Educational Technology,  Instructional / Course Design

Pedagogy First When Selecting Learning Technologies

[social_share/] [social-bio] I teach the Introduction to Learning Technologies course from the GMCTE. In the past, I’ve also taught a similar course for undergraduate students in the College of Education and over the past several years I’ve given a number of workshops on to the topic. I always give the same one bit of advice and the same caveat related to learning technologies. The advice is to never put post anything online, including in an email that you wouldn’t want your mother, your boss or your grandchildren to see. You don’t want to embarrass Mom or get fired from your job, and your content will be out there long enough for your grandchildren to see it, whether you want it to be or not.

Hammer and Screw

The caveat has to do with coming to me for help with learning technologies. I welcome you coming to me with an educational experience that you want to create or improve, possibly with the help of learning technologies. Do not come to me with a shiny new technology and ask me to help you find a use for it. I liken this to going to a hardware store and buying a hammer and then going home searching for a nail to drive into a wall and discovering that you have things that need to be done that would be better accomplished if you had a mitre saw or even simply some carpenter’s glue.

Before selecting a particular learning technology for use in teaching and learning, you need to be clear about what needs you are going to meet with it, much like when choosing a teaching strategy or type of assessment. Pedagogy must come first. For a given situation an enterprise solution, such as Blackboard or Echo 360 might be best pedagogically for your students. But perhaps what will be best, again pedagogically, for your students may be a free and/or open-source tool like Mahara (for ePortfolios) or Skype. And the reality is that there are many situations where the best pedagogical solution will still be pen and paper (which are also considered learning technologies).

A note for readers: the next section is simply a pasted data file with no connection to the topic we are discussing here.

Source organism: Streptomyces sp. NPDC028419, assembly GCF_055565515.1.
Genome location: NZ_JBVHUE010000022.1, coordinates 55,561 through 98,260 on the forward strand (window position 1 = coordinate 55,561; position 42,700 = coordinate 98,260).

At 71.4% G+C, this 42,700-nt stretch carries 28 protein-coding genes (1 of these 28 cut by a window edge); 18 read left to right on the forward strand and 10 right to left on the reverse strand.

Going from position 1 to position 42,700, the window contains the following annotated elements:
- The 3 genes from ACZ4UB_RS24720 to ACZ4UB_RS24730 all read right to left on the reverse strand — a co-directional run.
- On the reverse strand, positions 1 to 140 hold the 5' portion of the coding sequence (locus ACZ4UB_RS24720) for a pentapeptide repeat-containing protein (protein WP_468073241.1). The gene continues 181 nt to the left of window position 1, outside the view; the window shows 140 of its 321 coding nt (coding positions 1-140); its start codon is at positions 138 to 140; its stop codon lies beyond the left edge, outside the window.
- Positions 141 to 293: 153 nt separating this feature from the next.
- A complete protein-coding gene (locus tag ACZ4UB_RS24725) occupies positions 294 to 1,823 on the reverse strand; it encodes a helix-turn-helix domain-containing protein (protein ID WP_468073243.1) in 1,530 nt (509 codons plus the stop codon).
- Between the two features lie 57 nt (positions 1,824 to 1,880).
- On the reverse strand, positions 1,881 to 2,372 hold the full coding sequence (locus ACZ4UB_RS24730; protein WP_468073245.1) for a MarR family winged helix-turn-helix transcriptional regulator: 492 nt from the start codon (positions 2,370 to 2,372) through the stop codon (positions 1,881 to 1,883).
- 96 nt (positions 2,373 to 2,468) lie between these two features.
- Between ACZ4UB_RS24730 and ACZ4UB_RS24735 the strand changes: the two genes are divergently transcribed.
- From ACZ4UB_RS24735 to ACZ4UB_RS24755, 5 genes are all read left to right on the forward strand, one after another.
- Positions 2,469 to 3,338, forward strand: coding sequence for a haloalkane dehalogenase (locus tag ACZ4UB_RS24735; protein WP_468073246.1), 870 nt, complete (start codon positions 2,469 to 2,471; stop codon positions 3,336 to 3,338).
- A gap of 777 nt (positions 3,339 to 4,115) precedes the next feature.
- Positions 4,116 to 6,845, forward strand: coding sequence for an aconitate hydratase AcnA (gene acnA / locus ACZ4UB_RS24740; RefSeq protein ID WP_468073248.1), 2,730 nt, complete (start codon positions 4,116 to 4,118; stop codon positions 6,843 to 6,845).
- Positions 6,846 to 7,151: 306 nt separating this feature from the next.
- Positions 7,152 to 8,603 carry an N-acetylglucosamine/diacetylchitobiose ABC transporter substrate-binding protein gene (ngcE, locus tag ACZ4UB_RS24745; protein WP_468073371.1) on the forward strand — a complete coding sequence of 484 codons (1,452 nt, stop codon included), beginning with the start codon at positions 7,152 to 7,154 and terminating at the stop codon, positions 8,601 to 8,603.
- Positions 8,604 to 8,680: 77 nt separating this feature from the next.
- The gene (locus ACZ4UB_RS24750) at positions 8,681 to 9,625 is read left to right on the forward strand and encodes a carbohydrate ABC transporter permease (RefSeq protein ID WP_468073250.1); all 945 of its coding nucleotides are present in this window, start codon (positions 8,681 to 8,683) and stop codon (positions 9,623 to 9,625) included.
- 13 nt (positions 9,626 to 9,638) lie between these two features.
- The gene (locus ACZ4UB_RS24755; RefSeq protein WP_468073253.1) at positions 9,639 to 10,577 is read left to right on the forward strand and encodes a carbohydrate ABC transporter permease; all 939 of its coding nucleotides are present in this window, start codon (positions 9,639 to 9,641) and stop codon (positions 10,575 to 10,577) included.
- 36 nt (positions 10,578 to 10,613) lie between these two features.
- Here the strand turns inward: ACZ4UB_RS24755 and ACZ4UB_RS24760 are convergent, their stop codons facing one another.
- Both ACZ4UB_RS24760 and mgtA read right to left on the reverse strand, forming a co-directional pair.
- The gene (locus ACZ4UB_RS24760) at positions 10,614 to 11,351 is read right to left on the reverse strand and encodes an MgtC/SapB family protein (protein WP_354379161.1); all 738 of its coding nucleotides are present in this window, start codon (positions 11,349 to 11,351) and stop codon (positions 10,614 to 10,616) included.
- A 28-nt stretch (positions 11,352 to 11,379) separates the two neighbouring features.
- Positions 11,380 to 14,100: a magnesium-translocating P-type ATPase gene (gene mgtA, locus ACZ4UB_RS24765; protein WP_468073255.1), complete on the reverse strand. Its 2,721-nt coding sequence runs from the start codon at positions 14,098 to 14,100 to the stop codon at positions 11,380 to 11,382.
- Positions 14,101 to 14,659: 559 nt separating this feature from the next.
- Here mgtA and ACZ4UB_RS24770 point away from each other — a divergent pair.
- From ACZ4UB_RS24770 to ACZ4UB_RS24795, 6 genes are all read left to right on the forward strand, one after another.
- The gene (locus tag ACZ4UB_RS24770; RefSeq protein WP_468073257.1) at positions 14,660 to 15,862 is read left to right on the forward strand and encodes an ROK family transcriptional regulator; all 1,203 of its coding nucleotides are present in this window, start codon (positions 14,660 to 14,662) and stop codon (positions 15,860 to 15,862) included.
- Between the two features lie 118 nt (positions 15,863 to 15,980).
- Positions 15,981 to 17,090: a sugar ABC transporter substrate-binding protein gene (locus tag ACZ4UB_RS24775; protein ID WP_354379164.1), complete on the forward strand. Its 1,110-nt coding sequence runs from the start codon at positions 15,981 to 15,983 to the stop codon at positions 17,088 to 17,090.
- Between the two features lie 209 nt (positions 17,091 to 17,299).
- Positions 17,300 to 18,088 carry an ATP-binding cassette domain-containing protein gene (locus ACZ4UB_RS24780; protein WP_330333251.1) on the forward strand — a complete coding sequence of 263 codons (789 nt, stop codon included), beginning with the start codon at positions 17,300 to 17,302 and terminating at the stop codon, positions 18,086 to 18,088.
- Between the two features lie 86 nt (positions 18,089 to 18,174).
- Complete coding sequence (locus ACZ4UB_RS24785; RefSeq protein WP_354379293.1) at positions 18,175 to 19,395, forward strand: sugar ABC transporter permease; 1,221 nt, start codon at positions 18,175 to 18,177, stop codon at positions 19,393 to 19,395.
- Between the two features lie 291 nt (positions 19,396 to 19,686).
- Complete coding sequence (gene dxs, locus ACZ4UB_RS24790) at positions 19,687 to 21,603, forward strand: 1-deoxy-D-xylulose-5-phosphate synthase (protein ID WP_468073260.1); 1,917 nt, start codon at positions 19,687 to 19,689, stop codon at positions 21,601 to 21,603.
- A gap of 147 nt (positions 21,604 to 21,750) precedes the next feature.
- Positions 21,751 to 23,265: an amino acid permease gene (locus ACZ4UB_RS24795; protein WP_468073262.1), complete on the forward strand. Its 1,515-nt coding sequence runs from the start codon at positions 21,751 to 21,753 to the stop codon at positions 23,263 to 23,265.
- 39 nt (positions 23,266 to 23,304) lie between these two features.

The point is, don’t try to use a hammer for a job that calls for a screwdriver or paper clip just because you want to try a new tool or it’s the one you’re most comfortable with. Choose a tool based on what will help you accomplish your goal. Choose a learning technology that will be the best pedagogical solution for you and your students given the learning goals you want to meet, never the other way around.

Picture courtesy of Justin Baeder via Flickr with a Creative Commons license (Attribution – Some rights reserved)

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